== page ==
Whatever the turmoil on the home front, this conviction that the United States was called upon to exercise global leadership remained unwavering. Even in 1968, when assassinations, racial unrest and widespread opposition to a deeply unpopular war brought the nation precariously close to unraveling, the conviction held. Two decades later, the fall of the Berlin Wall seemingly validated that conviction for all time. We were indeed, as presumably serious US officials proclaimed, the ‘indispensable nation’ and destined to remain so until the end of time. So we were led to believe.

Now, a mere three decades since the end of the Cold War delivered its seemingly decisive verdict, the barrier between what happens ‘out there’ and what happens ‘back here’ has been breached. Foreign policy and domestic matters are becoming intermingled. As a direct consequence, American global leadership appears noticeably rickety.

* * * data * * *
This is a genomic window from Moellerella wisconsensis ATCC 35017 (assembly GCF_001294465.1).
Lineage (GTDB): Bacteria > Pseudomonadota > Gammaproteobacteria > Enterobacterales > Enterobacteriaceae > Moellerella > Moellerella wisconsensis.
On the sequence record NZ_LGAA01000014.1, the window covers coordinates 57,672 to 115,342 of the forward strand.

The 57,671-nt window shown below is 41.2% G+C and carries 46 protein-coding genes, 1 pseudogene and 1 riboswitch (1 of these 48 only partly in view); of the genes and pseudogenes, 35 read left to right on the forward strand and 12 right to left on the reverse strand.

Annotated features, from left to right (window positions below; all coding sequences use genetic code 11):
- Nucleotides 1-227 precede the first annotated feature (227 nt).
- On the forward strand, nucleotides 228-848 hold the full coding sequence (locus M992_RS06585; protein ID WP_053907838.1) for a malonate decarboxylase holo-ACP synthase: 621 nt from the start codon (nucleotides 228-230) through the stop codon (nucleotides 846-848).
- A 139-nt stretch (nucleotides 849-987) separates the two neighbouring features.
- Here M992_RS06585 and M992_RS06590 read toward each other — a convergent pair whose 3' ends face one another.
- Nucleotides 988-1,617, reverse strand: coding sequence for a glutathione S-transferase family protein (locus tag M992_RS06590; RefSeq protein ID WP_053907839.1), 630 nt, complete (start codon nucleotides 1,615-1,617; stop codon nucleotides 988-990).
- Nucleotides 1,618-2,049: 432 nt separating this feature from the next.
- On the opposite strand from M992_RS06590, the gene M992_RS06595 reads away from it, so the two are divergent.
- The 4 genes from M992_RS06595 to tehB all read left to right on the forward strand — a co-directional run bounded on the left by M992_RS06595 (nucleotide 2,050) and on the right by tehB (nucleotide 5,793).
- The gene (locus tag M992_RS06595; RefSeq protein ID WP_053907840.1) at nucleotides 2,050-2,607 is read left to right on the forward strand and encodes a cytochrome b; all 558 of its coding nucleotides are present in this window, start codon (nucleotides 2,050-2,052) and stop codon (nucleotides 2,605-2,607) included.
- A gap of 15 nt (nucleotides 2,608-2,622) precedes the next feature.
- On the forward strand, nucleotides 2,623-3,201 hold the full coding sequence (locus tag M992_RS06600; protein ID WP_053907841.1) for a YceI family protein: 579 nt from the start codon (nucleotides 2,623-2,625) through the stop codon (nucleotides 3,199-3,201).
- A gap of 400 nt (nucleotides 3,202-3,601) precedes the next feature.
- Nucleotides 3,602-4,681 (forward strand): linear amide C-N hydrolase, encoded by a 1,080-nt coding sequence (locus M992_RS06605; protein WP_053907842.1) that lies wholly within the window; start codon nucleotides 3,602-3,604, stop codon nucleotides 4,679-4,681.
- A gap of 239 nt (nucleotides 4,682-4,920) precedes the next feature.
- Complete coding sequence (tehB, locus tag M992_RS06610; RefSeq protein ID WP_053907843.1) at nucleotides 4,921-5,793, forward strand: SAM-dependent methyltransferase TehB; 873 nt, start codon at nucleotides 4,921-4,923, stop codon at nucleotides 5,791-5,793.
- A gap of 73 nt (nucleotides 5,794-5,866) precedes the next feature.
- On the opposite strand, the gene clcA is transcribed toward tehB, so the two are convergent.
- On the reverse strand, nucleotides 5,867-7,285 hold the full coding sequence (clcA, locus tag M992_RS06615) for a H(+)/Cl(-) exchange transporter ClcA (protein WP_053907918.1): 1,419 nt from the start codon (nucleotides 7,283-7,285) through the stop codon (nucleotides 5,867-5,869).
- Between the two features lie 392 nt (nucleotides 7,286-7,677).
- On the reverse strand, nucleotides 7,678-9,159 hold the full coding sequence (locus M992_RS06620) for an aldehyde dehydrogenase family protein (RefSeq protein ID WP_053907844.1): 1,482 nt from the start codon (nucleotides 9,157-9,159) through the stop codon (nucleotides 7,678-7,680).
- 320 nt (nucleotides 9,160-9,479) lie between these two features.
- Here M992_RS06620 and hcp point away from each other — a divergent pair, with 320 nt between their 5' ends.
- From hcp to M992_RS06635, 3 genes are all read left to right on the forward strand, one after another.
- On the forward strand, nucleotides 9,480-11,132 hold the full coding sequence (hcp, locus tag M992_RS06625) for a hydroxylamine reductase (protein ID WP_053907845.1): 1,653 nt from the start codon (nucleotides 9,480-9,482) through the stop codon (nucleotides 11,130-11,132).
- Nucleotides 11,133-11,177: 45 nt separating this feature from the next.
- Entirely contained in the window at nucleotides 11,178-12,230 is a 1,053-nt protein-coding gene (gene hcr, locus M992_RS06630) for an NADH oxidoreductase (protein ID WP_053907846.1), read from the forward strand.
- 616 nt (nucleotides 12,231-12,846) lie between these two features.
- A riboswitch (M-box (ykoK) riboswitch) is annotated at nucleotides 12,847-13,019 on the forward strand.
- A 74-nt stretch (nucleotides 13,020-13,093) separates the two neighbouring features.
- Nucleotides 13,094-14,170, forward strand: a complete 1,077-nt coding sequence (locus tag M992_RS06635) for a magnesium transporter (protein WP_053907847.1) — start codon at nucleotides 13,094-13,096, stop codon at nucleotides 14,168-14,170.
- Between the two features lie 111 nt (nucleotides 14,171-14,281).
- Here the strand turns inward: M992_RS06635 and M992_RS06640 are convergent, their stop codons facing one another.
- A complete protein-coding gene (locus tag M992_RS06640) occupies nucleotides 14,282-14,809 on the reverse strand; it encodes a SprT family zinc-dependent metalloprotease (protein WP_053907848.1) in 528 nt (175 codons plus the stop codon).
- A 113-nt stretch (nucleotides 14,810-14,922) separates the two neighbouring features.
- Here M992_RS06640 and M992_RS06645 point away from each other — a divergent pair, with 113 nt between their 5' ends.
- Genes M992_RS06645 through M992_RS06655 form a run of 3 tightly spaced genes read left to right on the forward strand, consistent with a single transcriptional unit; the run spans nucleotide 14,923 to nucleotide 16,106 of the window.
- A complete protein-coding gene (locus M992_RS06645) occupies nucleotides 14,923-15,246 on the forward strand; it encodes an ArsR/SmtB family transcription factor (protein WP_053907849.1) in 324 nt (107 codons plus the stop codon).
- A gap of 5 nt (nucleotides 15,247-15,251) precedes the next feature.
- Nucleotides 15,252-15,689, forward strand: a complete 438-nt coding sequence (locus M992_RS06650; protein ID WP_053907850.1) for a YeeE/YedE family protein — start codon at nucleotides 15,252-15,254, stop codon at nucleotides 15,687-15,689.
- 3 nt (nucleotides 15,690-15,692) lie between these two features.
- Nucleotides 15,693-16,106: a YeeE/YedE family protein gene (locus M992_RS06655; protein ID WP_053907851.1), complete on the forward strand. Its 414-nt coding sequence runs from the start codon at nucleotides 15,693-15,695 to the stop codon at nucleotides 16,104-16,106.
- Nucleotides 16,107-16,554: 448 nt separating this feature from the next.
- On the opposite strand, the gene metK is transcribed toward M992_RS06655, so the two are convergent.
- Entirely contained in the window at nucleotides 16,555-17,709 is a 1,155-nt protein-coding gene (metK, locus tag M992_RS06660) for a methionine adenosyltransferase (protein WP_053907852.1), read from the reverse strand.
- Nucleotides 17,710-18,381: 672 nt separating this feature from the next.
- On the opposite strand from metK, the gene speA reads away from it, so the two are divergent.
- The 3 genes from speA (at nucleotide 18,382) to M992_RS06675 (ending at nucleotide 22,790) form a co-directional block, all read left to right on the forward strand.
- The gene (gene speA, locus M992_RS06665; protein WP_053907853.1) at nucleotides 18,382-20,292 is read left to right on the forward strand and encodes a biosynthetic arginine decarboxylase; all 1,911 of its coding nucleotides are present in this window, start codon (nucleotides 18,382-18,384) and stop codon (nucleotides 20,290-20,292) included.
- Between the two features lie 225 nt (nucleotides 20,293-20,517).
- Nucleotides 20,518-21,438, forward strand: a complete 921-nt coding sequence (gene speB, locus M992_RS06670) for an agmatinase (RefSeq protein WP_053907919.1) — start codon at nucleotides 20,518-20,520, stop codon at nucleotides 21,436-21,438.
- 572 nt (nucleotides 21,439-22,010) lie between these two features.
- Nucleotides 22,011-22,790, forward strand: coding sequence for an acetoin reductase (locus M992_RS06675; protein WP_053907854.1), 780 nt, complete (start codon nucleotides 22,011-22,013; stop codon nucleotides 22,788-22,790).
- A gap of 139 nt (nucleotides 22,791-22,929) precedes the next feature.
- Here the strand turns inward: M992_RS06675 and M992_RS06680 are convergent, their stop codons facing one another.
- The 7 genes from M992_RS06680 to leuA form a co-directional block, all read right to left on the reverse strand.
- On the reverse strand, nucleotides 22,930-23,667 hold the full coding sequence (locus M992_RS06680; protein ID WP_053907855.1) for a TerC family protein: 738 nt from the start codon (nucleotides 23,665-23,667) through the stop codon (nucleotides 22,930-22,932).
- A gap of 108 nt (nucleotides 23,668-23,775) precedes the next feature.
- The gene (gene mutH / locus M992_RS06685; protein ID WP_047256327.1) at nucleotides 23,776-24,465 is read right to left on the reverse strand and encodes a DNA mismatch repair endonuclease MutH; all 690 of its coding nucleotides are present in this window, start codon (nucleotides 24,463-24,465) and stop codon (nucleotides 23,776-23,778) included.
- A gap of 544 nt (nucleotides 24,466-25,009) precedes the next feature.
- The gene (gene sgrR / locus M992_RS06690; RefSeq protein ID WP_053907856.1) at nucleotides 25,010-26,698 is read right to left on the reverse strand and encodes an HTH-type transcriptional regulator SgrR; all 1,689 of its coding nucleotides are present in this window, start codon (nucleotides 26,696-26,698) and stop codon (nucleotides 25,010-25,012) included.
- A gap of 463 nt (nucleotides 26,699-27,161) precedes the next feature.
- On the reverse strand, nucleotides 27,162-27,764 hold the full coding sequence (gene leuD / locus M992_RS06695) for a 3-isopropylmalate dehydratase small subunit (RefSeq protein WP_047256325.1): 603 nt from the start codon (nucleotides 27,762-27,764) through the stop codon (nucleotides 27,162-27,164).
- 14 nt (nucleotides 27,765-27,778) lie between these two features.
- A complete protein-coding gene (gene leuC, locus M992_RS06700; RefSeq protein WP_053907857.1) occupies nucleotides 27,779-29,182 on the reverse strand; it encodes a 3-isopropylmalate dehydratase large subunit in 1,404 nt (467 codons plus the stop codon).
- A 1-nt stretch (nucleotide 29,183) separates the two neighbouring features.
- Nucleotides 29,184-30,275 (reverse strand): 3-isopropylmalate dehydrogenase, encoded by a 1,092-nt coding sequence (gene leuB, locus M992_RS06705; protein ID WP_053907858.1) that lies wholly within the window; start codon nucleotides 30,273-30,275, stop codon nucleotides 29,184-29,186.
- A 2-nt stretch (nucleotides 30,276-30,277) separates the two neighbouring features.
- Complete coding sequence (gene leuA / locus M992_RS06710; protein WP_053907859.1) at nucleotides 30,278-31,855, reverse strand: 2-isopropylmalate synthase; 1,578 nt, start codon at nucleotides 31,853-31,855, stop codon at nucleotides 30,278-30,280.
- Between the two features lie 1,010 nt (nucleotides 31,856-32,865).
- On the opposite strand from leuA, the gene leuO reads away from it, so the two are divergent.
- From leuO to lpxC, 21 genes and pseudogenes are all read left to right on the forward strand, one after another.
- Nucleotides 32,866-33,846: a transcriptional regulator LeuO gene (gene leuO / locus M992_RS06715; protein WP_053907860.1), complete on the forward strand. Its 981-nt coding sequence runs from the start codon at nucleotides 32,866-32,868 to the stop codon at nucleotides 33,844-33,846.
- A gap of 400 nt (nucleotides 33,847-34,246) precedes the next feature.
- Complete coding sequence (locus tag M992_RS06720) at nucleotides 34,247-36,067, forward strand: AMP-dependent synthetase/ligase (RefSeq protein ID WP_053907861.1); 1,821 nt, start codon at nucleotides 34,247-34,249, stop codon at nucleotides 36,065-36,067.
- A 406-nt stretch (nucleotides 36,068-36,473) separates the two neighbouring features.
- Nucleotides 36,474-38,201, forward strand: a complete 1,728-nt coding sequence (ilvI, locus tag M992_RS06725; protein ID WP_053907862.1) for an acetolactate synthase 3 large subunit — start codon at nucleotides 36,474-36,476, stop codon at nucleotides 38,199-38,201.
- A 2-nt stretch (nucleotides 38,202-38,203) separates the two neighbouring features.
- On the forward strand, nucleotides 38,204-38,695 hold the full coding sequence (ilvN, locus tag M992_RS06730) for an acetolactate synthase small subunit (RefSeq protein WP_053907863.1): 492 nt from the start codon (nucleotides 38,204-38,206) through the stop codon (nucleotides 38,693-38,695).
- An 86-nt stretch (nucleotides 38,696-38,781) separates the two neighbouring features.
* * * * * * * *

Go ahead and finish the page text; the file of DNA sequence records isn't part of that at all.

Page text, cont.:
At a moment when media coverage suggests that Trump is everything and everything is Trump, it’s important to note that this intermingling dates from long before his presidency. It commenced on 9/11 when an event that was never supposed to happen — a devastating attack on the United States itself — did happen. Americans suddenly awakened to the fact that global leadership as practiced by the United States can produce painful blowback.

Reinforcing this shock to the system were other unpleasant surprises. First came wars in Afghanistan and Iraq that the world’s mightiest military was supposed to win but did not, despite sustaining terrible casualties and expending trillions of dollars. Second came episodes of stunning ineptitude by political authorities. Hurricane Katrina provided one example among many, showing that the people in charge were clueless about how to protect the population for which they were responsible. Hard on the heels of Katrina came the worst economic crisis since the Depression, suggesting that the people charged with managing the economy were incompetent, on the take, or both.